Recovery Act helps underwrite cancer research

WVU scientist studies how cancer cells escape normal cell death

MORGANTOWN, W.Va. – Yon Rojanasakul, Ph.D., is one of West Virginia University’s more successful researchers. His work to determine how and why cancer cells survive beyond the lifespan of normal cells has won steady support from the National Institutes of Health (NIH) and other funding sources, and earlier this year WVU named him a Benedum Distinguished Scholar – the university’s premier research honor.

Now, thanks to a $136,000 grant from the National Heart Lung and Blood Institute (part of NIH) a WVU graduate assistant will be able to work side-by-side in the laboratory with Rojanasakul, contributing toward the development of future anticancer drugs.

The grant was made possible by the American Recovery & Reinvestment Act, part of the stimulus package recently approved by Congress.

Rojanasakul, a School of Pharmacy researcher affiliated with WVU’s Mary Babb Randolph Cancer Center, won the funding in competition with researchers from around the country. NIH officials announced in June that more than 20,000 applications for Recovery Act funds had been received at their headquarters for peer review. Several hundred have already been funded, including more than $2 million in grants to other biomedical researchers at WVU.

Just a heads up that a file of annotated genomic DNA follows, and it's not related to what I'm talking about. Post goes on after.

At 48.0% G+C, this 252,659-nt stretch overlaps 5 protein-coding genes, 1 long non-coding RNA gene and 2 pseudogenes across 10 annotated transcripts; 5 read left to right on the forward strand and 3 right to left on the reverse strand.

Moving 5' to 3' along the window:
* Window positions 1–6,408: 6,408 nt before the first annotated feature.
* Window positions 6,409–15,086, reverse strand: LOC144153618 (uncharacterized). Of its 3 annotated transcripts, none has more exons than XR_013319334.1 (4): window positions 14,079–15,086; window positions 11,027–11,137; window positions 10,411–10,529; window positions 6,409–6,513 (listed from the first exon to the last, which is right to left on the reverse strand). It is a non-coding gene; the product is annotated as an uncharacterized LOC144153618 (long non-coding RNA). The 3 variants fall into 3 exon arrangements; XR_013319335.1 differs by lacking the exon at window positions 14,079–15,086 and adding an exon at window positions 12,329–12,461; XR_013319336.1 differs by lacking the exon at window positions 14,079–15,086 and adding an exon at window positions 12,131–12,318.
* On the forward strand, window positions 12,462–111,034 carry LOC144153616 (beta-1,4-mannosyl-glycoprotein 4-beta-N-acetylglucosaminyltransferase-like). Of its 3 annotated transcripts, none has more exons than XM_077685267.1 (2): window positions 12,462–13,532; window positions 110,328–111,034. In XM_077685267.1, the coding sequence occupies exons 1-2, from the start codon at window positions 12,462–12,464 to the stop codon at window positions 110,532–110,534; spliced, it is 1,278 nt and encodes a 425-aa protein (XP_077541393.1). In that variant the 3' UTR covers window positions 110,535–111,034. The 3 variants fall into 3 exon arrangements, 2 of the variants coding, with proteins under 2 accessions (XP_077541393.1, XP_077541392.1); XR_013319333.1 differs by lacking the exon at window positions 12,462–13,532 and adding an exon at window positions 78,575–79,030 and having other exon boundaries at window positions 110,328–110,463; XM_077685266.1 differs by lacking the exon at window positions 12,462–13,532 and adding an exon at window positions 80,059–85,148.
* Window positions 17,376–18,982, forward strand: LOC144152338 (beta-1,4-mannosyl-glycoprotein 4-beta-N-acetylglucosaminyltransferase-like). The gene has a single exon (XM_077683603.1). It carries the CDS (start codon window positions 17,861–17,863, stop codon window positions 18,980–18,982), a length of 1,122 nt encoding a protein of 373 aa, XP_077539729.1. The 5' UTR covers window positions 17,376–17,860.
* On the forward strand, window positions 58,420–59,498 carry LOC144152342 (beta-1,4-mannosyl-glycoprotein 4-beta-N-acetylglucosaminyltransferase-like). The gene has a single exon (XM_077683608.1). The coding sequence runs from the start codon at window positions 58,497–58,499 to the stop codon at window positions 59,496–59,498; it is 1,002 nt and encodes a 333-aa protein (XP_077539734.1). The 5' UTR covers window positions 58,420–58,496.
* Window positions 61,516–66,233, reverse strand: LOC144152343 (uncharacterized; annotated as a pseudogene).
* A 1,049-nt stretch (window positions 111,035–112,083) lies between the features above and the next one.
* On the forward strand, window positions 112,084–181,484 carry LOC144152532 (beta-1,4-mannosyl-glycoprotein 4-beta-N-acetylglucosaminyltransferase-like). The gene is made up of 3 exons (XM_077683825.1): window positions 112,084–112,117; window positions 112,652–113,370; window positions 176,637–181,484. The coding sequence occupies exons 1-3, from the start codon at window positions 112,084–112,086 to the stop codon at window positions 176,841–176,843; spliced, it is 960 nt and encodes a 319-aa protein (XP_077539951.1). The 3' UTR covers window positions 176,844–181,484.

Rojanasakul’s grant will cover the cost of a graduate assistant’s stipend for two years along with the chemicals and supplies that will be used in the laboratory. The grant supplements existing funding that the federal agency has already provided for a project titled ”Regulation of Fas-Mediated Lung Cell Apoptosis.”

“Cancer cells are resistant to cell death,” he said. “To understand how to treat cancer we have to know how to kill cancerous cells.” His laboratory is studying a family of molecules that act as signals that instruct cells to shut down and whether certain types of drugs can activate or interfere with that process.

“We’re building knowledge about how cells work so that future researchers can develop new drugs.”

Training a new scientist alongside an experienced researcher such as Rojanasakul will pay dividends for decades, said Scot Remick, M.D., director of the Mary Babb Randolph Cancer Center. “It’s very important that NIH has dedicated a significant portion of its Recovery Act funding to training the next generation of scientists,” he said. “This will ensure that in addition to a one-time boost for research, we are laying the groundwork for the research we must do over the long haul.”

For information on the WVU Mary Babb Randolph Cancer Center see http://www.hsc.wvu.edu/mbrcc/.

For information on the WVU School of Pharmacy see http://www.hsc.wvu.edu/sop/.




For more information:
Amy Johns, HSC News Service, 304-293-7087

Return To News Releases